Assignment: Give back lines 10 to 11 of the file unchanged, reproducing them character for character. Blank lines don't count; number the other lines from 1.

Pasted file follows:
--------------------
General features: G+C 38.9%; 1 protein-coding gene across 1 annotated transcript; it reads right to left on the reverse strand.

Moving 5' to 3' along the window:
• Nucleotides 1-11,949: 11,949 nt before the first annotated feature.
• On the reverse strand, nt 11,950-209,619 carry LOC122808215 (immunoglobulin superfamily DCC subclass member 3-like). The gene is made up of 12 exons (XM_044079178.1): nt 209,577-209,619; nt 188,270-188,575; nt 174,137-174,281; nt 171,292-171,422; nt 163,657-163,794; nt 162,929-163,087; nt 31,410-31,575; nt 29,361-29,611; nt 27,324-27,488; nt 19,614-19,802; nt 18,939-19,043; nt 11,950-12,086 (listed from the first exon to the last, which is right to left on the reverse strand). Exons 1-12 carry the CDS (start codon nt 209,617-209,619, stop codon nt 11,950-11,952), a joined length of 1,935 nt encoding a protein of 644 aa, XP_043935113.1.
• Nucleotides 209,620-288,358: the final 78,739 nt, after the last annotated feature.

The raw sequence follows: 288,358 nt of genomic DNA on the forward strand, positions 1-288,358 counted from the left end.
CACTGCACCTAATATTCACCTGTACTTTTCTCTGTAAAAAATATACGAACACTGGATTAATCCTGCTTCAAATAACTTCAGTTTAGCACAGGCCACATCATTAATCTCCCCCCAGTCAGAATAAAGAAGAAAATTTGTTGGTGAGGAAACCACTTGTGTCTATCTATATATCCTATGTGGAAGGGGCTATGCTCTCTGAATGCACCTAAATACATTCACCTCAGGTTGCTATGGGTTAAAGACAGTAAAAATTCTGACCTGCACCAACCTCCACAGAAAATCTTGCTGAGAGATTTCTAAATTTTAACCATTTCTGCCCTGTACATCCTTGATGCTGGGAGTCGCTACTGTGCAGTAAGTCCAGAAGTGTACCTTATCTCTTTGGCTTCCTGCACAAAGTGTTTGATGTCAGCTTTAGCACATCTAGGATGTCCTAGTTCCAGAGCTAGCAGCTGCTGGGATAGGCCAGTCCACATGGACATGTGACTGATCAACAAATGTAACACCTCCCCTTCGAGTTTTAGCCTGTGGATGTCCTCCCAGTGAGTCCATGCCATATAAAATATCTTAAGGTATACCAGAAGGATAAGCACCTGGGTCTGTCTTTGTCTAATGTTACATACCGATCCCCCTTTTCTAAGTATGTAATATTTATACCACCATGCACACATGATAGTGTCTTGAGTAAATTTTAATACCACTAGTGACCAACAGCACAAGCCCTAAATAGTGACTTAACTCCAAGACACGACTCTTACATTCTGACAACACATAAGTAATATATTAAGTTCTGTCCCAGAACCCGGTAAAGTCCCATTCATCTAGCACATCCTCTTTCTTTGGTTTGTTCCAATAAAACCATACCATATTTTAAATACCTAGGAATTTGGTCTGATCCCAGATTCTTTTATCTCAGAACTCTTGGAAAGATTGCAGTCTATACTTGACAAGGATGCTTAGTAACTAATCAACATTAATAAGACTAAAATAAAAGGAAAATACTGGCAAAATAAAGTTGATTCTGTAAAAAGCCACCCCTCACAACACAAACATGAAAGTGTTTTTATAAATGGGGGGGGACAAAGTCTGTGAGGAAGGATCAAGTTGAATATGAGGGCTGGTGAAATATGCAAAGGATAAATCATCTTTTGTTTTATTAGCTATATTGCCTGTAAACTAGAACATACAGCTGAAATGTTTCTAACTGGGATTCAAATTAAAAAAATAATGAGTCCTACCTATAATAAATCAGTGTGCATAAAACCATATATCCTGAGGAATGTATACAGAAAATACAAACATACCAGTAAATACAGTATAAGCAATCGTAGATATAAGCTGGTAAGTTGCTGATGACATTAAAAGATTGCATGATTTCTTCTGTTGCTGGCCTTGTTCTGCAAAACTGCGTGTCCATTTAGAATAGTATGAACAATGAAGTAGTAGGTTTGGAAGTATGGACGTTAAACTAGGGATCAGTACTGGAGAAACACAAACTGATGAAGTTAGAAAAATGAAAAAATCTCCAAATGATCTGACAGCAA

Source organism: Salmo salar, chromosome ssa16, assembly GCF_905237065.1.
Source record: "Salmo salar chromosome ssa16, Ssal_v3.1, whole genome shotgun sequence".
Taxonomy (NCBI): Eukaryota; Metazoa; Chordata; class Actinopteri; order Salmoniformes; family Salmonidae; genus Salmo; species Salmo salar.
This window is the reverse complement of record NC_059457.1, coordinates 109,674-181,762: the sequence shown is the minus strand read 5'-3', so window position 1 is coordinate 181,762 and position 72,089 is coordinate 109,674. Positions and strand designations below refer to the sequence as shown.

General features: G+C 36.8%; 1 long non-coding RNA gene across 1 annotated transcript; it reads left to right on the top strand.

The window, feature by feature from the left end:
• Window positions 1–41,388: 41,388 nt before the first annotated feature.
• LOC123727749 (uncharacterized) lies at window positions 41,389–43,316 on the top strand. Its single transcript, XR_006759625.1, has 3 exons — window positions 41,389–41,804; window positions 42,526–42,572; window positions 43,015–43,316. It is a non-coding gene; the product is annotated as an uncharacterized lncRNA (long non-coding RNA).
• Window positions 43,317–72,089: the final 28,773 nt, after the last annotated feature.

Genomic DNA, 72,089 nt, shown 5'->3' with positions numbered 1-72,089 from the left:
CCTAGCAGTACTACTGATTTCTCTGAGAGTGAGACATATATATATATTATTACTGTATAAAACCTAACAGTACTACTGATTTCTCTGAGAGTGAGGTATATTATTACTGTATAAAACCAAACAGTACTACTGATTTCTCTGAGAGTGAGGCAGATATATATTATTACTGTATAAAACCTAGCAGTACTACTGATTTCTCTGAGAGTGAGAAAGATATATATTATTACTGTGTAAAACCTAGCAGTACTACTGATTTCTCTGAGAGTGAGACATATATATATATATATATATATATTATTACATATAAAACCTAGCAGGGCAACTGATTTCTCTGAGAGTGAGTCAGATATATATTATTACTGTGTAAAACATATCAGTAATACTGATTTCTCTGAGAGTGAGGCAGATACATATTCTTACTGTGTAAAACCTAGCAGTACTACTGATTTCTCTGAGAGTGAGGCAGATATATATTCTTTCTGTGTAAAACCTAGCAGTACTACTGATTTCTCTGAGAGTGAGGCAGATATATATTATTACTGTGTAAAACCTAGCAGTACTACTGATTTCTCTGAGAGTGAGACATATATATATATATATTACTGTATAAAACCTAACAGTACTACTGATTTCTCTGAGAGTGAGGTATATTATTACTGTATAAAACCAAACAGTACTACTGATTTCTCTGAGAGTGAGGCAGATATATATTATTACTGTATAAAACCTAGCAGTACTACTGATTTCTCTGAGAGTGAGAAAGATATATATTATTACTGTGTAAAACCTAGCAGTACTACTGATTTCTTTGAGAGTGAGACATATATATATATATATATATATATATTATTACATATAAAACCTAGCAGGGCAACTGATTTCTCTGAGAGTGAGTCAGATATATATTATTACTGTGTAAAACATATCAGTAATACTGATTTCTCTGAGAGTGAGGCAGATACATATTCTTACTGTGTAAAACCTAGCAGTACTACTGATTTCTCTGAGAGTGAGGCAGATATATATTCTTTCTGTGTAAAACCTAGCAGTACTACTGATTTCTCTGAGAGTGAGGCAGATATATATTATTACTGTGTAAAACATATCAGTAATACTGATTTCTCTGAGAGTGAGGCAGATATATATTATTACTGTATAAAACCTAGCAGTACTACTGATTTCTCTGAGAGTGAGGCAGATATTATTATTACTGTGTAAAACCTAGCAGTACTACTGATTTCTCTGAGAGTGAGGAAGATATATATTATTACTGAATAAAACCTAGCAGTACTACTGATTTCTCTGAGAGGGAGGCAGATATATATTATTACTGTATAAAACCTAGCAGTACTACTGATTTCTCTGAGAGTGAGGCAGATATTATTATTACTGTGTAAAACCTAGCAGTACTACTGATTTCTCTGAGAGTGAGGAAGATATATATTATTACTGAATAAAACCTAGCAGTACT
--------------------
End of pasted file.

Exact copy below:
Taxonomy (NCBI): Eukaryota; Metazoa; Chordata; class Actinopteri; order Salmoniformes; family Salmonidae; genus Salmo; species Salmo salar.
This window is the reverse complement of record NC_059457.1, coordinates 109,674-181,762: the sequence shown is the minus strand read 5'-3', so window position 1 is coordinate 181,762 and position 72,089 is coordinate 109,674. Positions and strand designations below refer to the sequence as shown.